6)I would not mind awarding the site to ASI; however rightly or wrongly millions of Hindus believe the site to be sacred and I am glad if they can worship Lord Rama there I am glad that Muslims too have an opportunity to worship God in that sacred city of Ayodhya , in their own way. I have no doubt that people have a right to appeal to the highest court in the land. I am glad that those unhappy with the judgement have a right to go to the supreme court. That is democracy.I have no doubt that India needs peace for life and progress. I am glad that Indians have received the verdict peacefully.

Ps: I tried to look up the Soli Sorabjee video for you ; but it seems NDTV has taken it off ;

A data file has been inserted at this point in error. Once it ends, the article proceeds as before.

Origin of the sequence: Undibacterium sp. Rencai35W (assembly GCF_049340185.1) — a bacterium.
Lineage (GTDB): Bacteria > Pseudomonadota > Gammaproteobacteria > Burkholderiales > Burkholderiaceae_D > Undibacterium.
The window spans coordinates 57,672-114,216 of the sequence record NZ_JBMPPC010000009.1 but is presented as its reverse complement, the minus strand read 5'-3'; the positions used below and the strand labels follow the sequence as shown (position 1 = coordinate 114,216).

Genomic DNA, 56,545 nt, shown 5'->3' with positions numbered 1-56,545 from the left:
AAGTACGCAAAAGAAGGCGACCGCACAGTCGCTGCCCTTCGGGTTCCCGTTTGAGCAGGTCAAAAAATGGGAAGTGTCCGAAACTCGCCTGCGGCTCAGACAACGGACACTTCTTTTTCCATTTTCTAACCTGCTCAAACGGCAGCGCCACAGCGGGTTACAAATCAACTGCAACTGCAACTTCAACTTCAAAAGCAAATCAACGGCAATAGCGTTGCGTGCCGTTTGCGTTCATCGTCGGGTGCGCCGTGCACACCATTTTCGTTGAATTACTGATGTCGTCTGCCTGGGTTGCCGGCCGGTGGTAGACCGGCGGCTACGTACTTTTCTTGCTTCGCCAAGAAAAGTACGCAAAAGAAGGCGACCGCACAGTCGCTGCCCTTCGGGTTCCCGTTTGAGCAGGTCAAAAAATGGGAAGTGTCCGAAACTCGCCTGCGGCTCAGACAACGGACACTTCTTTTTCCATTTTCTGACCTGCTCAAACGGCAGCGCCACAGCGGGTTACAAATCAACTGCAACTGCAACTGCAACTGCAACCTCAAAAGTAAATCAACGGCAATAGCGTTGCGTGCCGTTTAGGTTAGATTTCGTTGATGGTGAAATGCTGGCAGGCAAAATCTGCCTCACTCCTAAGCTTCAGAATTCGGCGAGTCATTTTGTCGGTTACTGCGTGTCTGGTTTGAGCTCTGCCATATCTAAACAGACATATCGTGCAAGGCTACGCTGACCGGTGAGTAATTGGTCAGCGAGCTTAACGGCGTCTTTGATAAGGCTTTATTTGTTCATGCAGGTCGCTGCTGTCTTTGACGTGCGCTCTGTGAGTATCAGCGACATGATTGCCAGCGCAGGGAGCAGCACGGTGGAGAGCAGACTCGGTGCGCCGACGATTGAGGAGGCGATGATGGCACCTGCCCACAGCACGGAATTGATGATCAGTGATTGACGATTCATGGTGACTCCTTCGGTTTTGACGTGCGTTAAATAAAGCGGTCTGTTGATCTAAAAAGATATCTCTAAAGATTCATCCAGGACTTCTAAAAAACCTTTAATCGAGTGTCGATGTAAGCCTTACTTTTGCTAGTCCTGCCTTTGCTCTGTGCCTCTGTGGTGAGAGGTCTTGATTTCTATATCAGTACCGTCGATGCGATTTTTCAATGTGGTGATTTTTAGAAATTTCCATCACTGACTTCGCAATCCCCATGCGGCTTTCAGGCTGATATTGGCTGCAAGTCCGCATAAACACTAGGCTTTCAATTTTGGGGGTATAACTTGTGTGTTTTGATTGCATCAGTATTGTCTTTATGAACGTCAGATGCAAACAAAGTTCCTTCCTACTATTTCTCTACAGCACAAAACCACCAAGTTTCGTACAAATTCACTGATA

I respect your view point just as you respect Sorabjee's point; but I am not bound to agree with you as well.

Girish Shahane said...

Ruchik, you obviously believe in appeals to authority. That's fine. I don't.

I don't accept the Waqf board's argument about what constitutes a mosque either. It was foolish to bring in the issue of what happened in the 16th century, and state that building a mosque on another religious structure disqualifies it from being a mosque. By that logic, the Gyanvapi mosque, among others, is not a mosque and should not be a place of Muslim worship. The Waqf board and the Babri Masjid committee, for whom I have very little sympathy, tried to whitewash the history of Islam. The fact is that, while I don't believe there's any evidence for Babur or Mir Baqi having destroyed a temple to build a mosque in Ayodhya, there's loads of evidence for temples and other places of worship being destroyed or forcibly taken over by Muslim rulers in India and across the world.